Transient Luminous Events

Transient luminous events or TLE’s are electrical discharges which occur high above energetic thunderstorms. The term TLE is a broad term encompassing numerous different phenomena with some of the more common ones being sprites, blue jets, and elves. TLE’s were brought into the spot light in 1988 after researchers by accident imaged a number of sprites over the great planes. Since then much research has been done on this subject and many more TLE’s have been discovered. The reason it took so long for these relatives of lightning to be discovered is because they are very short lived (hence the name transient). We are talking in the order of less than 20ms or so for sprites, and on average sprites are only as bright as a third magnitude star. With this bit of information one can begin to realize the challenge at hand when it comes to TLE imaging!

Sprites to the south!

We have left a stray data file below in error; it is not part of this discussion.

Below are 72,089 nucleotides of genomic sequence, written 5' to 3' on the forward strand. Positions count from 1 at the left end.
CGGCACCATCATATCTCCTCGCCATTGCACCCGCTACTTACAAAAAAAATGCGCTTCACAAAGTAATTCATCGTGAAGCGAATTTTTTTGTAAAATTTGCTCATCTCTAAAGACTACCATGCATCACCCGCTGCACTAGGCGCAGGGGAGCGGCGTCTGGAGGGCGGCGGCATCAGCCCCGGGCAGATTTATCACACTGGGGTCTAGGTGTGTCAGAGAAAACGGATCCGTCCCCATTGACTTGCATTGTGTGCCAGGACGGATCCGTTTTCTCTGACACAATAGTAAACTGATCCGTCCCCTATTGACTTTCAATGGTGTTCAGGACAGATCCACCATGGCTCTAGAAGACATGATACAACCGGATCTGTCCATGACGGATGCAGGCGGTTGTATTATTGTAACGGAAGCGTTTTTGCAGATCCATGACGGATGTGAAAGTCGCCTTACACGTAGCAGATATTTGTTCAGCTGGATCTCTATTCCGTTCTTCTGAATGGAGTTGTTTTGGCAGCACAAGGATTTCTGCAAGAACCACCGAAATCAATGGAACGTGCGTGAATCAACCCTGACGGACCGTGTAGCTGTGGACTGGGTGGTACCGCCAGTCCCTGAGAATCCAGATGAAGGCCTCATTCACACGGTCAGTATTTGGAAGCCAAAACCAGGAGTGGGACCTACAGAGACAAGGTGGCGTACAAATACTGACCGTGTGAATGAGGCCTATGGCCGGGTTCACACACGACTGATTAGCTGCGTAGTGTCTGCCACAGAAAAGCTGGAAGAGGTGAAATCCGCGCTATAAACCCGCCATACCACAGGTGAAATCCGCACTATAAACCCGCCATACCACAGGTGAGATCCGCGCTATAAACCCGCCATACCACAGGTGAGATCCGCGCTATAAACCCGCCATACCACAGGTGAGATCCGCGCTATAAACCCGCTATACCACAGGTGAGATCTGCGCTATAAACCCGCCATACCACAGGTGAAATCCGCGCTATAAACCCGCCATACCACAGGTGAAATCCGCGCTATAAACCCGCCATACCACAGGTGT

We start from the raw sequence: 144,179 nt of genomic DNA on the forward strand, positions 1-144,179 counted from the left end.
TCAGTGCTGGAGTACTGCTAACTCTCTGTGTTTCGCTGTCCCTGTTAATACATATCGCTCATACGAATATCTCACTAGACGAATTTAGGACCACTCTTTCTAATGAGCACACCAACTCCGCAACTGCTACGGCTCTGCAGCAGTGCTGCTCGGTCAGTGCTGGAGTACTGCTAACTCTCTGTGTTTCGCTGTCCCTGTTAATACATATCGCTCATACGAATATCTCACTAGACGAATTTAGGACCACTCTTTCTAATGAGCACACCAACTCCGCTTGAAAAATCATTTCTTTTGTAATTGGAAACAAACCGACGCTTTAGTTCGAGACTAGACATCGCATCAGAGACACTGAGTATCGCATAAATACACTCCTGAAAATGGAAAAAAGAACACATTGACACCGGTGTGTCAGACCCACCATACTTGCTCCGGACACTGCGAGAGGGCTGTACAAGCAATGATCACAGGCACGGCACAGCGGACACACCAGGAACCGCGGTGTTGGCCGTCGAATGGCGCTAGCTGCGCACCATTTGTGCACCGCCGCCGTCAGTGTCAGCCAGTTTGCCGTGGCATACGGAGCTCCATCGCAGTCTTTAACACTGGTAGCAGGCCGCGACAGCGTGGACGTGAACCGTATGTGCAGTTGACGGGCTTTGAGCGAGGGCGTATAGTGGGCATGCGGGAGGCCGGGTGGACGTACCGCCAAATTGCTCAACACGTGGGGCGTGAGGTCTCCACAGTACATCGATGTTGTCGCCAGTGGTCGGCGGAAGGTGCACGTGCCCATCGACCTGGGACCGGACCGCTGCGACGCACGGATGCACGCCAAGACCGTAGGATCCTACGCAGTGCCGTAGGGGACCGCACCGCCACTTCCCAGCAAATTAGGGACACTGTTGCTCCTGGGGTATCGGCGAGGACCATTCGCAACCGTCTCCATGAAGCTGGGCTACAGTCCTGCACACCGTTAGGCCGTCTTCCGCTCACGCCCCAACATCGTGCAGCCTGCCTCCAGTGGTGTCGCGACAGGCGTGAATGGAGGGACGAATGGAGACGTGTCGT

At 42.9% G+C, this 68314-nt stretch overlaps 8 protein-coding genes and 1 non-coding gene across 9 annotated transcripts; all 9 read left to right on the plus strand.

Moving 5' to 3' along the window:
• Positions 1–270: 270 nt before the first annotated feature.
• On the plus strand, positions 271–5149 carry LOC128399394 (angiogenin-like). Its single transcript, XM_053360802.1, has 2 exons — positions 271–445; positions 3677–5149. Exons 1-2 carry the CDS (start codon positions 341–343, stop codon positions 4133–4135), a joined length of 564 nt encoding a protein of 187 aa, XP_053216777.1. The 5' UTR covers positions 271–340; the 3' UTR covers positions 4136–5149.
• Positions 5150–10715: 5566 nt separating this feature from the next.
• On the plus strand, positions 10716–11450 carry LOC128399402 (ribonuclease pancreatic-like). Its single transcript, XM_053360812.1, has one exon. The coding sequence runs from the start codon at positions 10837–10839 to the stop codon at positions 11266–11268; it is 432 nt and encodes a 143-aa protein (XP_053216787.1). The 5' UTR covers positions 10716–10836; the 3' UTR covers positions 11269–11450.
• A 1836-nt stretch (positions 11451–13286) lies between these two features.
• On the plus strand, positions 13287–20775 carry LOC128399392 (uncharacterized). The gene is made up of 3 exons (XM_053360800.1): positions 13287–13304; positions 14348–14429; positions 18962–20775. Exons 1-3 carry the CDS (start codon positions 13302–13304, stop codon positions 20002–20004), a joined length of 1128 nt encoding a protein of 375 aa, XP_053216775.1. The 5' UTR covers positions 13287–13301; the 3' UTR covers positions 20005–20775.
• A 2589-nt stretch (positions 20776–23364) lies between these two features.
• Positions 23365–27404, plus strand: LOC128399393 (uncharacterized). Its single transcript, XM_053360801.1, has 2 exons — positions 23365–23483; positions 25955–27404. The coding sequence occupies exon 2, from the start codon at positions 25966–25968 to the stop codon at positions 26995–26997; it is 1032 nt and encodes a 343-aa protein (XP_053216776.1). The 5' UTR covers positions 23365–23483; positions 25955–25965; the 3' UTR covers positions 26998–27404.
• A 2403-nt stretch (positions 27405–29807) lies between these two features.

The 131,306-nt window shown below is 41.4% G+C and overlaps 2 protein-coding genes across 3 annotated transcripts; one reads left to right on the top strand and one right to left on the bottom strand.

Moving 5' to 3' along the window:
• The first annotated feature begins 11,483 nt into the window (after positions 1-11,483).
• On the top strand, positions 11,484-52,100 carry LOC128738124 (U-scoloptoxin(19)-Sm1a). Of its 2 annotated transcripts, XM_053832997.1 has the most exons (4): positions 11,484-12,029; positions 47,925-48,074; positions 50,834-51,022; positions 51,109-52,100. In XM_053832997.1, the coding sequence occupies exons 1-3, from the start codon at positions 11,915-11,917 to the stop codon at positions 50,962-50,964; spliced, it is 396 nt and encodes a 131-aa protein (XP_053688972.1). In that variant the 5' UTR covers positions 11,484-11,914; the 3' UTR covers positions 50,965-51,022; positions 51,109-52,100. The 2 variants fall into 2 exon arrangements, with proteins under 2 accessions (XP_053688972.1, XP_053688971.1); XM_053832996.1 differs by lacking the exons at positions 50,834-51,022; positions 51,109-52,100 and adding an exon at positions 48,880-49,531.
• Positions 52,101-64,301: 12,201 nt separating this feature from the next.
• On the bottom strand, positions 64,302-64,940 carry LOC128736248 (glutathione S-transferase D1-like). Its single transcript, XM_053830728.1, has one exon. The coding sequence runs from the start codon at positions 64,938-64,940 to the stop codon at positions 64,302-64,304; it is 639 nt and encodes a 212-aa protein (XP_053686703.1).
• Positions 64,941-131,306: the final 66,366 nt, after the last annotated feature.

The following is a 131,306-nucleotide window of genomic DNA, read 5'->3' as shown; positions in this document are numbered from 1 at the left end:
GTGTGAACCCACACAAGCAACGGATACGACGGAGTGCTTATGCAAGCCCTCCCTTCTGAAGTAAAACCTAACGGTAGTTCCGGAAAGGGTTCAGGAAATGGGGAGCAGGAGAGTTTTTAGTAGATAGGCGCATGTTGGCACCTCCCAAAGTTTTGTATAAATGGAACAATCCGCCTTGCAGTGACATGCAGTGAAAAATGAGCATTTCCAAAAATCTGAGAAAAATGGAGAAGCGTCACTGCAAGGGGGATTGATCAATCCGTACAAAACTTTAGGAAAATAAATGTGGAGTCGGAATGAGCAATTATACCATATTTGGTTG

A Set of Bright Sprites

Sprites are associated with strong positive cloud to ground and intracloud lightning. They are mostly red in color due to the breakdown of the rarefied air high above the storm and the fact that nitrogen glows red when exited by low energy electrons in this type of discharge. The most effective way to image sprites is via the use of low light B/W ccd cameras. These B/W cameras fail to detect the red color of sprites but make up for this by being much more sensitive than color ccd imagers. Camera sensitivity is very important when imaging sprites because of their short life spans. For example, I use a Watec 902H camera which has a lux value of .002 at F1.4 and a frame rate of 25/sec. An F1.4 lens is near the threshold for imaging sprites. To improve on the total light gathering power of the lens the use of lower F-stop values is needed. The example image to the left was taken with an F1.2 12mm lens, and as can be seen the sprite is a little over exposed in the brightest sections. This lens lowers the lux value of the camera enough points to make it plenty sensitive enough for TLE detection.

I’m a VLF enthusiast and my goal for this project, besides optically imaging TLE’s, was to detect sprite induced VLF disturbances on VLF transmitters and VLF audio signatures. My experience with the VLF portion of this project is documented in my SID Receiver page. I will cover my experience with the imaging side of this project here.